Virginia Mercury Publishes Eric Hurlocker Article on Impact of Inflation Reduction Act “Direct Pay” Provision for Tax-Exempt Entities
GreeneHurlocker partner Eric Hurlocker recently wrote a commentary piece published by the Virginia Mercury addressing the implications of the Inflation Reduction Act’s “direct pay” provision on tax-exempt entities.
Historically, federal tax incentives for investments in renewable energy projects were geared to individuals and entities with taxable income to offset. This meant that tax-exempt entities, such as local governments, higher education institutions, and other 501(c)(3) organizations could not take advantage of tax incentives.
As Eric explains in the article, direct pay changes the way tax incentives work, which is why it’s expected to be a “game changer” when it comes to tax-exempt investment in renewable energy projects.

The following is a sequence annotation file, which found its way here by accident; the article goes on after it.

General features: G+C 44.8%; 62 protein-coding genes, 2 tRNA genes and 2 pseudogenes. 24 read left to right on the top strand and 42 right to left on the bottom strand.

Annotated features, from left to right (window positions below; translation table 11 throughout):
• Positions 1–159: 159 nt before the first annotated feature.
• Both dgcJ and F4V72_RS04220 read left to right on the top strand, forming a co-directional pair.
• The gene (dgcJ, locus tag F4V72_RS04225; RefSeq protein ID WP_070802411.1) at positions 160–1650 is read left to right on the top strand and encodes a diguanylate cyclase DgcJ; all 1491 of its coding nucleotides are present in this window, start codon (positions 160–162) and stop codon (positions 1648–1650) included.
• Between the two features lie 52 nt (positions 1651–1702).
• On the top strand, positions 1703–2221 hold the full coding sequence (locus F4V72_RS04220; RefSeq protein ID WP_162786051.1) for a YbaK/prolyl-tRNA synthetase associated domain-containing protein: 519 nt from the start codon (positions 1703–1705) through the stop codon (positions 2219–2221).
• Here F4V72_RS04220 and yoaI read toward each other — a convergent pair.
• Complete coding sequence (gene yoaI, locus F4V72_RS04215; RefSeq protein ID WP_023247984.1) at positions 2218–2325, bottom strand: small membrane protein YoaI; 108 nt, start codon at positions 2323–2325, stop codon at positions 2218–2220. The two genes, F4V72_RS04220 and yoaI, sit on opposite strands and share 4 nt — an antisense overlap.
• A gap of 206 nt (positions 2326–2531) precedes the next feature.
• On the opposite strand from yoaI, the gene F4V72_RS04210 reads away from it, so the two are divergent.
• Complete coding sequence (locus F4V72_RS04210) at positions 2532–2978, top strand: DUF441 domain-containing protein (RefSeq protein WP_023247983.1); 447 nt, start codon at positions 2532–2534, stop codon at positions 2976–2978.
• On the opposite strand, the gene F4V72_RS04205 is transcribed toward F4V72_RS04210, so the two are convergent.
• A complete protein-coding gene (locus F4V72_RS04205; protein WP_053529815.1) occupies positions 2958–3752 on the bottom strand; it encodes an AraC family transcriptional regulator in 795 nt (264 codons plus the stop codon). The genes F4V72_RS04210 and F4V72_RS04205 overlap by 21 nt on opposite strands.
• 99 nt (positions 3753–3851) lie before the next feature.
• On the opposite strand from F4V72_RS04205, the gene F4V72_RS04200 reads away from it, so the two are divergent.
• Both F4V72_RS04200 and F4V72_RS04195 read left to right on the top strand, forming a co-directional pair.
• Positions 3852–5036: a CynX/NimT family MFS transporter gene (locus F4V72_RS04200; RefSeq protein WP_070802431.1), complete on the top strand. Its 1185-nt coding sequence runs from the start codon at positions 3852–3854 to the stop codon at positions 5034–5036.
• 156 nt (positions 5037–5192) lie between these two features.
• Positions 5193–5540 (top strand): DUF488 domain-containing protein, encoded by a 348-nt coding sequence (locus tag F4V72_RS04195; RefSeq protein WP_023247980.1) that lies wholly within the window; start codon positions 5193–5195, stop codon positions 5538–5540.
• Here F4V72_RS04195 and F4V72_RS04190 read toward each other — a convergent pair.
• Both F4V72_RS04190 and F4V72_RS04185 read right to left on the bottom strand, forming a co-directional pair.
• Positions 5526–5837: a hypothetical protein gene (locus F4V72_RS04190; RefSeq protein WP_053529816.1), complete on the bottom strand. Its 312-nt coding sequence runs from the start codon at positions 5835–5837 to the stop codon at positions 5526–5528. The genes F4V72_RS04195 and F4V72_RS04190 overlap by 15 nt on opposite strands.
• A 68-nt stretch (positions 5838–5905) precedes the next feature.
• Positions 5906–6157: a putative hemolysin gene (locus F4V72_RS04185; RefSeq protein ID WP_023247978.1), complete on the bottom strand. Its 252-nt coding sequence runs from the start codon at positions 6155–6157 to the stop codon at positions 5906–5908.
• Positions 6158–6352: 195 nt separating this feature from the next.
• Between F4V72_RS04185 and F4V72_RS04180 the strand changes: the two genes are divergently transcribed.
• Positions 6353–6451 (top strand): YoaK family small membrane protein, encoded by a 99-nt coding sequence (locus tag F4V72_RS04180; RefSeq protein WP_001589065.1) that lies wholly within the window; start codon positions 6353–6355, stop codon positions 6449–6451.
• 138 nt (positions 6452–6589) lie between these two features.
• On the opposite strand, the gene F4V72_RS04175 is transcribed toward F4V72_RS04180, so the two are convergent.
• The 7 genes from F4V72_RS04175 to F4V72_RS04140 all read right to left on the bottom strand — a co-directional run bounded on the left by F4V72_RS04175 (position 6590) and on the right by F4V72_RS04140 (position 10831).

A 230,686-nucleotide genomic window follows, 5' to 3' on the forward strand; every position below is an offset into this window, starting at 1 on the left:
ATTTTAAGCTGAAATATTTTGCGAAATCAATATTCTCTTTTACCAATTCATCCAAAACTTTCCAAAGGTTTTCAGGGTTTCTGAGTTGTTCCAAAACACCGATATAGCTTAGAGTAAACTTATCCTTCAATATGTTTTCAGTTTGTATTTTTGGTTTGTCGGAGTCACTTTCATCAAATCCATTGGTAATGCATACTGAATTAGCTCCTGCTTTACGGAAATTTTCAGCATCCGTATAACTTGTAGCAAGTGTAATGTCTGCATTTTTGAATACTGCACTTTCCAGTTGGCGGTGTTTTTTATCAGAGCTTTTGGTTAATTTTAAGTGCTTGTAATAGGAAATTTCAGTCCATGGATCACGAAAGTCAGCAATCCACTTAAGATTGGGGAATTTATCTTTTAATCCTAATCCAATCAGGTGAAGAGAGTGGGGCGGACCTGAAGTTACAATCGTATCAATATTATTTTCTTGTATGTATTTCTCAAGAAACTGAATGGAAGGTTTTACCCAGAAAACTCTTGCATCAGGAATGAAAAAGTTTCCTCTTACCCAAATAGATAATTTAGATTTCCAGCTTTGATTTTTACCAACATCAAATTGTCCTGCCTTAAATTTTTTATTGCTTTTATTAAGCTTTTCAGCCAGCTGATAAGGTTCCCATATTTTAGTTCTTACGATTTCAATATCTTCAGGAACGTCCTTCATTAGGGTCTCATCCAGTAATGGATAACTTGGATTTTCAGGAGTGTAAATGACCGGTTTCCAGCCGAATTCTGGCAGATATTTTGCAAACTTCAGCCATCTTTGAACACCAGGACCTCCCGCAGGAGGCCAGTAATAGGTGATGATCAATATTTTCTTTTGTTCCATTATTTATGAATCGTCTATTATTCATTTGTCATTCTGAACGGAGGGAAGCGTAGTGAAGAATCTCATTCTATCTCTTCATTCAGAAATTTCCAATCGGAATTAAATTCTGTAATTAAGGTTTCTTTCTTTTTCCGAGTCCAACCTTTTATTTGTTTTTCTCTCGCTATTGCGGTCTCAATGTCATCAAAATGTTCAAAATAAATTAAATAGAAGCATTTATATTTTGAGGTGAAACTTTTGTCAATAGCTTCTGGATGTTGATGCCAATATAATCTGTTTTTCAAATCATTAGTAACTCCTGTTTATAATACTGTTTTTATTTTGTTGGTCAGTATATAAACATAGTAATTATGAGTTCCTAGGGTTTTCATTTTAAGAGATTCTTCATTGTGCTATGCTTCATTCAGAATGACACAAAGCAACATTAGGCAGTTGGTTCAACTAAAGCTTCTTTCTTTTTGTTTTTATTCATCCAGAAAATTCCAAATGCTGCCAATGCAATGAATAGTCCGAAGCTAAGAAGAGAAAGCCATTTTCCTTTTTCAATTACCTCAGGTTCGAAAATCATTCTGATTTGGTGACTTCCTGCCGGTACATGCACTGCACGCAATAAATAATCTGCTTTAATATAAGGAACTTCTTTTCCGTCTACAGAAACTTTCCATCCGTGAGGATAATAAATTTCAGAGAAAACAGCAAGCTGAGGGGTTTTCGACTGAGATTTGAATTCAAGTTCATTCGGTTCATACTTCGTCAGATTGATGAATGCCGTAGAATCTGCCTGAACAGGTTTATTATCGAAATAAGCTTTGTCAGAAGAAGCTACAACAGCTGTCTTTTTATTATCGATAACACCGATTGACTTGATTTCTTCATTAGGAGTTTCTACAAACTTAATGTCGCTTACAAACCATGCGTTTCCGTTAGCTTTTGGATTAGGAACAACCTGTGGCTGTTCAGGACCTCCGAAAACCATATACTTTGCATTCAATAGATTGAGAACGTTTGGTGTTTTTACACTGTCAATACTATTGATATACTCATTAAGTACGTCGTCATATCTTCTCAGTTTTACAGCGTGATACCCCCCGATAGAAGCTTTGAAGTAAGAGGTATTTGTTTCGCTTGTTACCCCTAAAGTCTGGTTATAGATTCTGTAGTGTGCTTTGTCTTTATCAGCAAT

In particular, local governments and higher education institutions, as well as other exempt organizations, can now treat tax credits they have earned as an “overpayment of taxes” and receive a direct payment from the U.S. Treasury as a tax refund.
The IRA also expands the scope of the types of tax incentives now available, including production tax credits and investment tax credits for wind, solar, geothermal, combined heat and power and other technologies; investment tax credits for electric charging stations; production tax credits for zero-emissions nuclear power facilities; and incentives for carbon capture, clean hydrogen, and investments in certain manufacturing facilities, among other things.
In practical terms, what this means is that renewable energy projects are now much more viable for tax-exempt entities to pursue. Without access to federal tax credits, a project, such as the development of a new solar grid, may have had a payback period—i.e., the time it takes to recoup an investment—of 15 to 20 years. With the incentives available under the IRA, which may cover approximately 50% of the cost of building renewable energy production, the payback period can be shortened to 8 to 10 years.